## Technical Indicator - Relative Strength Index (RSI)

### What is Relative Strength Index?

The relative strength index (RSI) is a technical indicator for financial market analysis. By measuring the magnitude of recent price changes, it evaluates the over-bought or over-sold conditions of a stock or other financial instruments.

RSI is classified as a momentum oscillator, where.

• Momentum refers to the rate of the rise or fall in price
• Oscillator means its value always moves between two extremes (i.e 0 to 100 for RSI)

The relative strength index was originally developed by J. Welles Wilder and published in a 1978 book, "New Concepts in Technical Trading Systems". Nowadays, it has become one of the most popular oscillator indicators in technical analysis.

### Calculation

First, we defined 2 series {Ut} and {Dt} representing the upward and downward price changes respectively. For t = 1,2,3,...

If Closet - Closet-1 >= 0,

• Ut = Closet - Closet-1
• Dt = 0

If Closet - Closet-1 < 0,

• Ut = 0
• Dt = Closet-1 - Closet

Now, an averaging function AVG(.) is applied to {Ut} and {Dt} to derive the n-period average. There are 2 commonly used averaging functions:

• Simple Moving Average (SMA) - a rolling mean on the past n observations.

• SMAt = (Xt + Xt-1 + ... + Xt-n+1) / n

• Exponential Moving Average (EMA) - all historical observations are exponentially weighted

• EMAt = Xt * α + EMAt-1 * (1-α), where α = 1 / n

The ratio of these averages is the relative strength:

RS = AVG(U,n) / AVG(D,n)

The relative strength index is then computed as:

RSI = 100 - 100/(1 + RS)

### Interpretation

An RSI reading of 70 or above is usually interpreted as a financial instrument is becoming overbought or overvalued, which may indicate a trend reversal or corrective pullback in price in the near future. An RSI reading of 30 or below could be interpreted as an oversold or undervalued condition.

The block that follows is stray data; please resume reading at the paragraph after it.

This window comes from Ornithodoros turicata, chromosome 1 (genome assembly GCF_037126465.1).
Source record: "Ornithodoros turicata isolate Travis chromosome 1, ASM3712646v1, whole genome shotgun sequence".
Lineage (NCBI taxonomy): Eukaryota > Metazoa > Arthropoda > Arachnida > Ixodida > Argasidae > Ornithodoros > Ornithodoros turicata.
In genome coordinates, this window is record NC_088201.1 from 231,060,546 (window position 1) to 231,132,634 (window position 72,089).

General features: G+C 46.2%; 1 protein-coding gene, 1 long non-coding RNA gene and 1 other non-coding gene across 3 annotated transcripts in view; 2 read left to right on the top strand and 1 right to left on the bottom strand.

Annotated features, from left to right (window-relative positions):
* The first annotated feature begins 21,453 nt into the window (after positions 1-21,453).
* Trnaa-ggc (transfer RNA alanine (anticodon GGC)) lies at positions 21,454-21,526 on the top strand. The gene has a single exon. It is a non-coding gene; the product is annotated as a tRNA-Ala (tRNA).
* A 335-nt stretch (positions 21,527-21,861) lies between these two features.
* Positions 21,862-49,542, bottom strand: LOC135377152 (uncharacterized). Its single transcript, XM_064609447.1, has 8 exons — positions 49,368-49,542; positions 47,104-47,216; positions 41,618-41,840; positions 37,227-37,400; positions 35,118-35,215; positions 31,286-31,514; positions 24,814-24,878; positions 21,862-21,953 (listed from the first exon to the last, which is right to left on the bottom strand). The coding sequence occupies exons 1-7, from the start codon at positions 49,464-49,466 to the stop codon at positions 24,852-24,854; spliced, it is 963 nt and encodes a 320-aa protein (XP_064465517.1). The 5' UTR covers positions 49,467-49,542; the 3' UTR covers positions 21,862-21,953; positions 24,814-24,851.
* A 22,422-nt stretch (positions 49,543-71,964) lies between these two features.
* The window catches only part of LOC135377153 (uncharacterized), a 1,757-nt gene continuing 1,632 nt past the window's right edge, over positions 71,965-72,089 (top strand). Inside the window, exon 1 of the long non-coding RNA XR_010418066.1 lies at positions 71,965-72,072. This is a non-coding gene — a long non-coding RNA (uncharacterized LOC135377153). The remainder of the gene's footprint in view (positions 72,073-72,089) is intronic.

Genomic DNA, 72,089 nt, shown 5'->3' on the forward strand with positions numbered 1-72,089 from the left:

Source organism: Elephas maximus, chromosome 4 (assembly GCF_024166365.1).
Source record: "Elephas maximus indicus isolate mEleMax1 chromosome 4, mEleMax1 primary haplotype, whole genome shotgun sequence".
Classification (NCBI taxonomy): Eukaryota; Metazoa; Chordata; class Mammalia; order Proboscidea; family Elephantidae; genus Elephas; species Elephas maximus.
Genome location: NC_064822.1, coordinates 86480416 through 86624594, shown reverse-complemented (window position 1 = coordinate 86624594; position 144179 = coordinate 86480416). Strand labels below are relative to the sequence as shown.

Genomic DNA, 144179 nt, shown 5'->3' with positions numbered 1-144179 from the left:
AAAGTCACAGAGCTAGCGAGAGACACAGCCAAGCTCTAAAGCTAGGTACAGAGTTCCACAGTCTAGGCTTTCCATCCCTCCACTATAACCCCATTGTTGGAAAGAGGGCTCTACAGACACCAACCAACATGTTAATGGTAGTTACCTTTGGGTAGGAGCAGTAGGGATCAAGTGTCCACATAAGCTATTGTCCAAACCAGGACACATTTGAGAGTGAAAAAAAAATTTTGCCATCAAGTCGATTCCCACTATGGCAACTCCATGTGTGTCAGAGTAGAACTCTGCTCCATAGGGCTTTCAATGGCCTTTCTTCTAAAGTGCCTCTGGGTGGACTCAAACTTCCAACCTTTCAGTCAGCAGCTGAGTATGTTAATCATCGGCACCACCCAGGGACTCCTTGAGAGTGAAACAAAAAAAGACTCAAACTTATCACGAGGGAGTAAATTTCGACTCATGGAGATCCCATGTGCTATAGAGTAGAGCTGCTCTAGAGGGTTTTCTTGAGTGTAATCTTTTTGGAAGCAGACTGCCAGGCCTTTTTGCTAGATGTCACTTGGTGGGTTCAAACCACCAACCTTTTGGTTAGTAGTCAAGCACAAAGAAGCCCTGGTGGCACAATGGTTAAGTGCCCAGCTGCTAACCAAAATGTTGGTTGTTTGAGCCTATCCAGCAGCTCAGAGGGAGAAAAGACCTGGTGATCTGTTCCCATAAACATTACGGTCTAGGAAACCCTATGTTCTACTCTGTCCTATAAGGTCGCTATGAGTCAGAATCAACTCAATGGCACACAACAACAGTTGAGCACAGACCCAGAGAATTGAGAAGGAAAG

As seen from above formula, if a stock keep rising, we will get a zero sequence of {Dt}. Hence AVG(D,n) will be zero and the RS value will approach infinity, so that the resulting RSI will approach 100. As a result, this stock is said to be overbought.

### RSI Implementation

There is a technical analysis python package 'ta-lib' that provides the RSI computation.

 ```1 2 3``` ```import talib _in = [...] _out = talib.RSI(_in, _n) ```

On the other hand, as the RSI computation is not too complicated, it is also a good exercise to implement the code on our own.

 ``` 1 2 3 4 5 6 7 8 9 10 11 12 13 14 15 16 17 18 19 20 21 22 23 24 25 26 27 28 29 30``` ```def RSI(data, n, isEMA=True): m = len(data)-1 k = 1/float(n) RSI = [None]*m # error handling for insufficient data if m0 else 0 for i in delta] loss = [abs(i) if i<0 else 0 for i in delta] avg_gain = sum(gain[0:n])/float(n) avg_loss = sum(loss[0:n])/float(n) for i in range(n,m): # Exponential Moving Average if isEMA: avg_gain = gain[i]*k + avg_gain*(1-k) avg_loss = loss[i]*k + avg_loss*(1-k) # Simple Moving Average else: avg_gain = (avg_gain*n - gain[i-n] + gain[i])*k avg_loss = (avg_loss*n - loss[i-n] + loss[i])*k # calculate RSI value if avg_loss==0: RSI[i] = 100.0 else: RSI[i] = 100.0 - (100.0 / (1.0 + avg_gain/avg_loss)) return RSI ```

### Example

Suppose we have 100 observations of daily closing prices, and we are interested in calculating a 14-day RSI.